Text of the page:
The castle on the creek

Dream Home

Location: Mike and Susan Mullendore took chances to create their home on a remote lot in Howard County.

April 08, 2001|By Lisa Wiseman | Lisa Wiseman,SPECIAL TO THE SUN

How do you build a dream home on a lot carved out of a rocky hillside that overlooks a creek and the only visible means of access is a shaky-looking bridge that dates to the Great Depression?

To complicate matters, there's no well and no sewer line, and the county isn't quite sure if you can build so close to the creek.

Well, it helps if you're an engineer, like Mike Mullendore, who was able to figure out how to build on a lot in Howard County that had great views of the Bonnie Branch Creek but many logistical problems. And it also helps if you're a lawyer, like his wife, Susan, who was able to cut through a lot of the red tape associated with new home construction.

After living in an old, restored farmhouse in Elkridge for 18 years, the Mullendores were ready for a change. They sold off 77 acres of their property and went searching for their dream home. At first, they looked at existing properties.

"I didn't want to build," Mrs. Mullendore said. "I hear stories that it just tears people apart," she added with a laugh. "We were not in a rush," Mr. Mullendore said, and when he saw the lot overlooking the creek, he "convinced her that it was something to be investigated."

Although Mrs. Mullendore agreed that the setting was beautiful, she wasn't completely sure that it would work.

"It had a lot of problems that needed to be worked out," she said. But the couple took a chance and worked out a contract with the landowner where they would own the rights to the land for one year to investigate whether a home could be built on the lot.

After a year, if it looked like they could build, they would buy the land.

The Mullendores sold their existing home and moved into a rental property. They then hired Columbia architect Richard Schoentech and had their first meeting at a card table on the bridge overlooking the creek.

"He liked the property," Mr. Mullendore said, adding that the architect called it "different, yet complementary."

The Mullendores didn't have an exact plan of what they wanted their home to look like but had many ideas.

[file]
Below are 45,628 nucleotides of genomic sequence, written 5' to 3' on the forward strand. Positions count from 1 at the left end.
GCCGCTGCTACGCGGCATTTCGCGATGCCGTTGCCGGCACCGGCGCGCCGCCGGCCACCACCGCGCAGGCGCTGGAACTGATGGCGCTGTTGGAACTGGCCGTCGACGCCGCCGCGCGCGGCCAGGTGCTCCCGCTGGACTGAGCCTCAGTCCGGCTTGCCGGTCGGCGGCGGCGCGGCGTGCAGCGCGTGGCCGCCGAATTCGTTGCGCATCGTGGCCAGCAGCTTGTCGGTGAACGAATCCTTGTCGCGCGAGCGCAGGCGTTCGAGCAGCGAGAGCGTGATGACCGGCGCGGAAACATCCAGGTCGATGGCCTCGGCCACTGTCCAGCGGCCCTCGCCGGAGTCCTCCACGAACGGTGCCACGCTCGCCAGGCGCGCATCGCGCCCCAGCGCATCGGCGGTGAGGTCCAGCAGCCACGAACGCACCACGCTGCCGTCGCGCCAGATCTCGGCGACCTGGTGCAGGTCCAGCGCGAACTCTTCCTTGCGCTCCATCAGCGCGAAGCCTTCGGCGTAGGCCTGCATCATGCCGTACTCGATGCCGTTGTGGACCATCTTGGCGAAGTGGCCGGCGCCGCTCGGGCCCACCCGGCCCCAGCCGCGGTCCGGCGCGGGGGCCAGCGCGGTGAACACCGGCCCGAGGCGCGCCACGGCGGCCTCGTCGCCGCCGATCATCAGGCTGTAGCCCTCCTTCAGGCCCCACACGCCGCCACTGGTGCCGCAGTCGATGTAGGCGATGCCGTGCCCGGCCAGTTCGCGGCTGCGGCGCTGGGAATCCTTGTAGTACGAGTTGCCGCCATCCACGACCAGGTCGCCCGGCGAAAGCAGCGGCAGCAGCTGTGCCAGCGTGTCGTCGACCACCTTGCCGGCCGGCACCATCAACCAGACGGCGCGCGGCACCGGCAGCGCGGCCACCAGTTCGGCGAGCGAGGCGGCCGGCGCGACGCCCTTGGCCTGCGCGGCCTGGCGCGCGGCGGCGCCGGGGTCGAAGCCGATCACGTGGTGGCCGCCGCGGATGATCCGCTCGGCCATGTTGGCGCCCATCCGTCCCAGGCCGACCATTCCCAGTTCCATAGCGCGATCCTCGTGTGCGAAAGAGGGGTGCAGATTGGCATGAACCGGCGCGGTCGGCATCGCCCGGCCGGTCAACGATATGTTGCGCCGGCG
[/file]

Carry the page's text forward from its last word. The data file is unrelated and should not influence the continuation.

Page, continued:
"The first thing I picked out was the roof," Mr. Mullendore said. "I wanted a Japanese tile roof." There were many reasons for the roofing choice. The biggest reason was that the roof, made up of curved, fired ceramic tiles is virtually indestructible. This wasn't a roof that would have to be replaced in 10, 15 or even 20 years. "You see buildings in Japan that are 600, 800 years old and they still have their original roof," Mrs. Mullendore said.

Another reason was that with a tile roof, there would be no rain gutters. "With all these trees around, I didn't want to have to clean gutters," Mr. Mullendore said. His wife added, "You've heard of a low-maintenance house, well, he wanted a no-maintenance house."

The Japanese roof was also part of an overall theme the couple wanted for their home. Both have traveled throughout Asia, and Mr. Mullendore lived in Thailand for a year. The couple fell in love with Asian design and architecture and as a hobby started collecting Asian-designed furniture and artifacts like the 7-foot-tall stone warrior that stands guard in their home. Mrs. Mullendore told the architect that she wanted a Japanese-styled home.

"The first design he presented was purely Japanese," she said adding that the design, the building materials and even the measurements were Japanese. It was beautiful. It was breathtaking and, "it was out of our price range. It was too big for us."

So they scaled back the design, keeping key elements like the delicate Japanese lattice-work surrounding the home and the open floor-plan for the main living area. Once they had a design that they liked, they were ready to build. That is, once they had all their permits, and there were many of them.

At one time, the project seemed in jeopardy when it appeared that they were building too close to the creek. Luckily, they made it within the proper boundaries, with inches to spare.

But there still was the problem of how to get all of the construction equipment over a rickety bridge that could hold three people and a card table, but probably not much more.

"The first thing we did was re-enforce the bridge," Mr. Mullendore said. The bridge could now handle cars, trucks and some heavy loads, but it still wasn't strong enough for something like a cement mixer or a drilling rig to dig for a well.

Part of the couple's property included a steep, curving roadway that was part of the old road in front of their property that was re-routed years ago. The roadway led to a neighbor's property and, beyond that, to a main highway. The couple was able to obtain a temporary construction easement from the neighbor in order to get the construction equipment to the building site.

"It still wasn't easy," Mrs. Mullendore said. "You should have seen these big rigs slowing backing down that steep, narrow road." One slip of the steering wheel and it would have been a cement mixer in the creek.

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